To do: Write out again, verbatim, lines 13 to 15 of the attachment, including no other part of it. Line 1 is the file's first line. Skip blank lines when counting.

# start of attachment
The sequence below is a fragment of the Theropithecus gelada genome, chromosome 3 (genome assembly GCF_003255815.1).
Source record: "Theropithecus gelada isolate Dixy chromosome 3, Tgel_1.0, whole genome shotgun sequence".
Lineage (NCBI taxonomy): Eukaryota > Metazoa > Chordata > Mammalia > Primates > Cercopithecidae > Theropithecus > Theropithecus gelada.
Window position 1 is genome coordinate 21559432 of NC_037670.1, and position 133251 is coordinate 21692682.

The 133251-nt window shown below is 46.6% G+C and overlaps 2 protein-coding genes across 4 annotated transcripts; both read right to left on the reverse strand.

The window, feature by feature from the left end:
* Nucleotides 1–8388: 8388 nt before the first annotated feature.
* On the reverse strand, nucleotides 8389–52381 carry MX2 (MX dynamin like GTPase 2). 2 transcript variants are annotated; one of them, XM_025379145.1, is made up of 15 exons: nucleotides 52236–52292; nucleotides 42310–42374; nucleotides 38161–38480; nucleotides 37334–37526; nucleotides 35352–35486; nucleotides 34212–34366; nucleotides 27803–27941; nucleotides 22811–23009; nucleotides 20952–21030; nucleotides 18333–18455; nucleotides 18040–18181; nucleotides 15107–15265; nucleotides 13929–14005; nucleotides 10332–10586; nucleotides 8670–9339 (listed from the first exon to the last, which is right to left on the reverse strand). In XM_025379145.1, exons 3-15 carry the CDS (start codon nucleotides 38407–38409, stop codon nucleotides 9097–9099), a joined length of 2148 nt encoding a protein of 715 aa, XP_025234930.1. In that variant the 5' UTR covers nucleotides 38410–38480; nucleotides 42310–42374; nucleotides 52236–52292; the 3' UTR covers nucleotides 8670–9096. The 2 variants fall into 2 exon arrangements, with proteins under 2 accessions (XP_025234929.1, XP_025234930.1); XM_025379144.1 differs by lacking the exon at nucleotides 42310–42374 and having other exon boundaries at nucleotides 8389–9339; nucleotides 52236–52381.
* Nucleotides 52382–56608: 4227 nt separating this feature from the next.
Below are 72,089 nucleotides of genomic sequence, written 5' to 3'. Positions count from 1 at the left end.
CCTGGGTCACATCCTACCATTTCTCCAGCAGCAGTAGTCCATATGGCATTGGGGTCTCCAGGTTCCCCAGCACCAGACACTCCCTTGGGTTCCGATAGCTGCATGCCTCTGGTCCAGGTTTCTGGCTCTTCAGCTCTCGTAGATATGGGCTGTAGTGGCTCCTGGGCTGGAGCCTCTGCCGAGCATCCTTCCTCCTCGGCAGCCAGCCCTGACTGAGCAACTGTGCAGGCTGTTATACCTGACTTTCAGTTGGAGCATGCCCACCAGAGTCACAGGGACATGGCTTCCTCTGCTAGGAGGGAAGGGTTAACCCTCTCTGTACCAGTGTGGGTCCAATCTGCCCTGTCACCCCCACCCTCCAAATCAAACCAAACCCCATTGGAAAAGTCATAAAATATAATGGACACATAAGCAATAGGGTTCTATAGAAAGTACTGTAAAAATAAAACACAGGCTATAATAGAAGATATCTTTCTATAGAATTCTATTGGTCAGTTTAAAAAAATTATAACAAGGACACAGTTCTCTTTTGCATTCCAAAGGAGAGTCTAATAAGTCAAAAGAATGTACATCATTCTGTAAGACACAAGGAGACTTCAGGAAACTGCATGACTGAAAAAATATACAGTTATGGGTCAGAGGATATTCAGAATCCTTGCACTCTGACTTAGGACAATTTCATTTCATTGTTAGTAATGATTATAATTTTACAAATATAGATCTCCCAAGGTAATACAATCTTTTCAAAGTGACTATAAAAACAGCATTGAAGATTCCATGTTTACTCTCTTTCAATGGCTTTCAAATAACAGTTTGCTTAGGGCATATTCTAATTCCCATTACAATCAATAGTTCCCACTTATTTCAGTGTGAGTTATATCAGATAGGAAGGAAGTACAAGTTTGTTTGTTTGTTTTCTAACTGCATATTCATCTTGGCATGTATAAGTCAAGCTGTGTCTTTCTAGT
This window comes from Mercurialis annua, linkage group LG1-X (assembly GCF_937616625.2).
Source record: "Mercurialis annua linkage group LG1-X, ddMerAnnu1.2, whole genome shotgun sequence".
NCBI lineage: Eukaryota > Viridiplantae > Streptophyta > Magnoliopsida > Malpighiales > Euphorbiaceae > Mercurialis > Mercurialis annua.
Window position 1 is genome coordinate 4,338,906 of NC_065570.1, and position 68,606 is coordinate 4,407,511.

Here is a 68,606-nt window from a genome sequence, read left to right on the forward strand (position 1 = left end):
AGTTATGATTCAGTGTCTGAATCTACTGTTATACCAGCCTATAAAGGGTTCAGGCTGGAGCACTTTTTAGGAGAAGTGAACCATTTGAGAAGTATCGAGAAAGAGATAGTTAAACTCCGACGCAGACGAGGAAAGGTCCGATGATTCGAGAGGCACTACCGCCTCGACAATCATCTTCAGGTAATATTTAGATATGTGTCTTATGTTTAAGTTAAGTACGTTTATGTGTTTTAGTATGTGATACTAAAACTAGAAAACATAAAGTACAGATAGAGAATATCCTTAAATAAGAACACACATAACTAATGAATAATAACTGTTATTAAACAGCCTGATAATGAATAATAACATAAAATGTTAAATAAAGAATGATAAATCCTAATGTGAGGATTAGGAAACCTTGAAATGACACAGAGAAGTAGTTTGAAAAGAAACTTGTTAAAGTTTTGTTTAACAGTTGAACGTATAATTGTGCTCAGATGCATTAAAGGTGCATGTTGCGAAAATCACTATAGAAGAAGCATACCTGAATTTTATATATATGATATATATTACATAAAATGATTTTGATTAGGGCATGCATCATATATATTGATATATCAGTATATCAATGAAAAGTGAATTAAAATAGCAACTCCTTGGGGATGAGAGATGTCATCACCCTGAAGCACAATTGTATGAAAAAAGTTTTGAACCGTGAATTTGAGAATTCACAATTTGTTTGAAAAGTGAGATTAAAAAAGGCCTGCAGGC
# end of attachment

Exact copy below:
Source record: "Mercurialis annua linkage group LG1-X, ddMerAnnu1.2, whole genome shotgun sequence".
NCBI lineage: Eukaryota > Viridiplantae > Streptophyta > Magnoliopsida > Malpighiales > Euphorbiaceae > Mercurialis > Mercurialis annua.
Window position 1 is genome coordinate 4,338,906 of NC_065570.1, and position 68,606 is coordinate 4,407,511.